Filgrastim -- and then what happens?

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  • 03/06/2015

Welcome Zarxio, the Sandoz version of filgrastim. While nothing is “easy” when it comes to drug development, many view this initial Sandoz experience as forecasting clear skies and fair winds for every biosimilar put in front of the agency for consideration.

If you believe that, there’s a bridge in Brooklyn you might find of interest.

The filgrastim example is an n of 1 and shouldn’t be viewed as predictive of anything other than the FDA approval for one product.

As surely anyone inside the agency or at Sandoz will tell you, the pathway to approval has been anything but easy. But that hasn’t stopped the sale of rose-colored glasses to many. So be it.

More important to consider is how the agency will continue to study global biosimilar experiences – and especially in the EU.

Case in point: Remicaide (infliximab), certainly a product on the radar screens of many as the next big biosimilar marketing opportunity – and regulatory challenge.

The Remicaide road has been a rocky one in the EU. A new poster presentation at the European Crohn’s and Colitis Organisation, titled, “Biosimilar but not the same,” offers some timely and important real-world data on the differences between originator biologics and their biosimilar cousins.

The study, from Mercy University Hospital, University College Cork, Centre for Gastroenterology, Mercy University Hospital, Cork, Ireland, studied the clinical impact of both the innovator product (Remicade) and it’s EMA-approved biosimilar (Inflectra). The findings are important. Specifically, the rates of surgery in Infliximab and Inflectra groups were significantly different.

80% of the Inflectra group required hospital readmission versus 5% of the infliximab (Remicade) group. (p=0.00004). 60% of patients in the Inflectra group needed steroid augmentation of standard steroid tapering protocol with 50% requiring multiple increases in steroid dose versus 8% of patients in the Infliximab (p-value = 0.0007). Over the course of 8 weeks, 93% of patients in the Inflectra group had an increase in CRP with 7% remaining unchanged whereas 100% of patients in the infliximab group had a decrease in CRP (p=<0.001).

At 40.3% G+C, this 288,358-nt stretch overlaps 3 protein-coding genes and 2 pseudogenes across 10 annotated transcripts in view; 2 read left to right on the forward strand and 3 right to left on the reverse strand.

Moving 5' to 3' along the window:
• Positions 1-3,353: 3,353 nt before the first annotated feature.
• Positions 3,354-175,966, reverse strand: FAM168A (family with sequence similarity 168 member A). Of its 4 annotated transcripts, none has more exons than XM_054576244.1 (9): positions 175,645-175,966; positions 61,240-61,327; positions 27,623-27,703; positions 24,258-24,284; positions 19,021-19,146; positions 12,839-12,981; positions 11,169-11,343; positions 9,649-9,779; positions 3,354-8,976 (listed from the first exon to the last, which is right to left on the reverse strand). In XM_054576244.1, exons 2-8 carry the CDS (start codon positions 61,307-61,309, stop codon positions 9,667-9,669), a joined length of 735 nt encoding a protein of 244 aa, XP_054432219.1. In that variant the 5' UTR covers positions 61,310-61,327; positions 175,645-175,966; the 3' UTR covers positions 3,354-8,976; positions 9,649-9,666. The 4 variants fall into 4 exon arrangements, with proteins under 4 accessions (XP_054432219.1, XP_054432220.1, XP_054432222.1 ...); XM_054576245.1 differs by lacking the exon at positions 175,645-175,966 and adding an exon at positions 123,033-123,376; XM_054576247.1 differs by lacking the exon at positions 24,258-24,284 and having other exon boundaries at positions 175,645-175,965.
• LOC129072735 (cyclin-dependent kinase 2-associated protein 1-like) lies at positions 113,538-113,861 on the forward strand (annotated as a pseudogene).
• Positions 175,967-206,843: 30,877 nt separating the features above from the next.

The conclusion is not ambiguous, “Our results suggest that biosimilars may not be as efficacious as the reference medicine. The results found reflect the ECCO statement position that the use of most biosimilars in IBD will require testing in this particular patient population and cannot be extrapolated from other disease populations."

And now the British Society of Rheumatology (BSR) is calling for clinicians to register patients with its biologics registers to track the efficacy and long-term safety of new biosimilar products coming on to the UK market.

The BSR – the professional association for health professionals involved in rheumatology and muscular skeletal disease – maintains two biologics patient registers. One is for people being treated for rheumatoid arthritis, the other for patients with ankylosing spondylitis.

The BSR has released a position statement on biosimilars and says that it supports their introduction but wants to make sure that a system is in place to monitor their safety and efficacy in order to reassure health professionals and the public.

“Widening the range of treatments available to our patients at a lower cost to the NHS is clearly a positive step, but there are still a few gaps in the evidence for the safety and efficacy of these products, which will need to be explored further,” says Alex MacGregor, chair of BSR Biologics Registers.

“For example, the clinical trials of these drugs for people of rheumatological or autoimmune diseases were with new users only, and no trials have explored the effects of substitution from a reference drug.”

The release of the BSR’s position statement comes as biosimilar versions of Janssen Biologics’s Remicade — a medicine that contains the monoclonal antibody infliximab and is used for a variety of inflammatory conditions including rheumatoid arthritis — are being launched in the UK.

These First World data points about a product from a respected manufacturer (Hospira) cannot be ignored and must be used to inform the policy debate over nomenclature, interchangeability, label extrapolations, and overall pharmacovigilance practices. Surprising? Not if you understand that the decision tree for biosimilars is quite different from the Hatch-Waxman pathway. And that for the foreseeable future, each biosimilar application is going to be an important learning experience for FDA reviewers and senior division staff.


Center for Medicine in the Public Interest is a nonprofit, non-partisan organization promoting innovative solutions that advance medical progress, reduce health disparities, extend life and make health care more affordable, preventive and patient-centered. CMPI also provides the public, policymakers and the media a reliable source of independent scientific analysis on issues ranging from personalized medicine, food and drug safety, health care reform and comparative effectiveness.

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